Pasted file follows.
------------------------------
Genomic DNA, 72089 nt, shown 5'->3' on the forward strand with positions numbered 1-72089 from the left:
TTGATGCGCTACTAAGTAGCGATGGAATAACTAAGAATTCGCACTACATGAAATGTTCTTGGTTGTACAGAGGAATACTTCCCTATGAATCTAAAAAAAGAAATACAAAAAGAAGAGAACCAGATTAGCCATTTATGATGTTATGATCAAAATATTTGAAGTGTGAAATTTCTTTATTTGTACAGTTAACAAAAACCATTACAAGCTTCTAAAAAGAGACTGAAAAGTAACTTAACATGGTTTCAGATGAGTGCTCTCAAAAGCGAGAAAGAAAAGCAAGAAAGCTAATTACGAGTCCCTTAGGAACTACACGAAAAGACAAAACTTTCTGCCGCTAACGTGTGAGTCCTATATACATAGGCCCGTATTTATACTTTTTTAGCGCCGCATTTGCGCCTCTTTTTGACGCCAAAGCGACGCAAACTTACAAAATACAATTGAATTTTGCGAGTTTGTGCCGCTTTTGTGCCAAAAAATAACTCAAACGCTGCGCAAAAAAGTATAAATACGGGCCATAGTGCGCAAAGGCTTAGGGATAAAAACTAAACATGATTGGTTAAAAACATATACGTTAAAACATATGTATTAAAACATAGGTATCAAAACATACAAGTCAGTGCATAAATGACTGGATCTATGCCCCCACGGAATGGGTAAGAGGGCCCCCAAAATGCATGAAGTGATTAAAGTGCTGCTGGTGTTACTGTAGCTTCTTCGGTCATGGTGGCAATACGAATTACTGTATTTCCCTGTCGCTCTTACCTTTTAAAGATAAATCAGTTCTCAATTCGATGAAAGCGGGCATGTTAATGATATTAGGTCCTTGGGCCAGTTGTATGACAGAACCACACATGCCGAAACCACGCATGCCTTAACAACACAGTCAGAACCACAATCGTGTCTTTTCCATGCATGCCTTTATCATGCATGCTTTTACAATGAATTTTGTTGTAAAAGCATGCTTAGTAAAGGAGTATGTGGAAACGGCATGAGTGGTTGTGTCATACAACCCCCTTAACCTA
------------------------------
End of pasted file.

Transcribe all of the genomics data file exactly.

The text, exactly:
Genomic DNA, 72089 nt, shown 5'->3' on the forward strand with positions numbered 1-72089 from the left:
TTGATGCGCTACTAAGTAGCGATGGAATAACTAAGAATTCGCACTACATGAAATGTTCTTGGTTGTACAGAGGAATACTTCCCTATGAATCTAAAAAAAGAAATACAAAAAGAAGAGAACCAGATTAGCCATTTATGATGTTATGATCAAAATATTTGAAGTGTGAAATTTCTTTATTTGTACAGTTAACAAAAACCATTACAAGCTTCTAAAAAGAGACTGAAAAGTAACTTAACATGGTTTCAGATGAGTGCTCTCAAAAGCGAGAAAGAAAAGCAAGAAAGCTAATTACGAGTCCCTTAGGAACTACACGAAAAGACAAAACTTTCTGCCGCTAACGTGTGAGTCCTATATACATAGGCCCGTATTTATACTTTTTTAGCGCCGCATTTGCGCCTCTTTTTGACGCCAAAGCGACGCAAACTTACAAAATACAATTGAATTTTGCGAGTTTGTGCCGCTTTTGTGCCAAAAAATAACTCAAACGCTGCGCAAAAAAGTATAAATACGGGCCATAGTGCGCAAAGGCTTAGGGATAAAAACTAAACATGATTGGTTAAAAACATATACGTTAAAACATATGTATTAAAACATAGGTATCAAAACATACAAGTCAGTGCATAAATGACTGGATCTATGCCCCCACGGAATGGGTAAGAGGGCCCCCAAAATGCATGAAGTGATTAAAGTGCTGCTGGTGTTACTGTAGCTTCTTCGGTCATGGTGGCAATACGAATTACTGTATTTCCCTGTCGCTCTTACCTTTTAAAGATAAATCAGTTCTCAATTCGATGAAAGCGGGCATGTTAATGATATTAGGTCCTTGGGCCAGTTGTATGACAGAACCACACATGCCGAAACCACGCATGCCTTAACAACACAGTCAGAACCACAATCGTGTCTTTTCCATGCATGCCTTTATCATGCATGCTTTTACAATGAATTTTGTTGTAAAAGCATGCTTAGTAAAGGAGTATGTGGAAACGGCATGAGTGGTTGTGTCATACAACCCCCTTAACCTA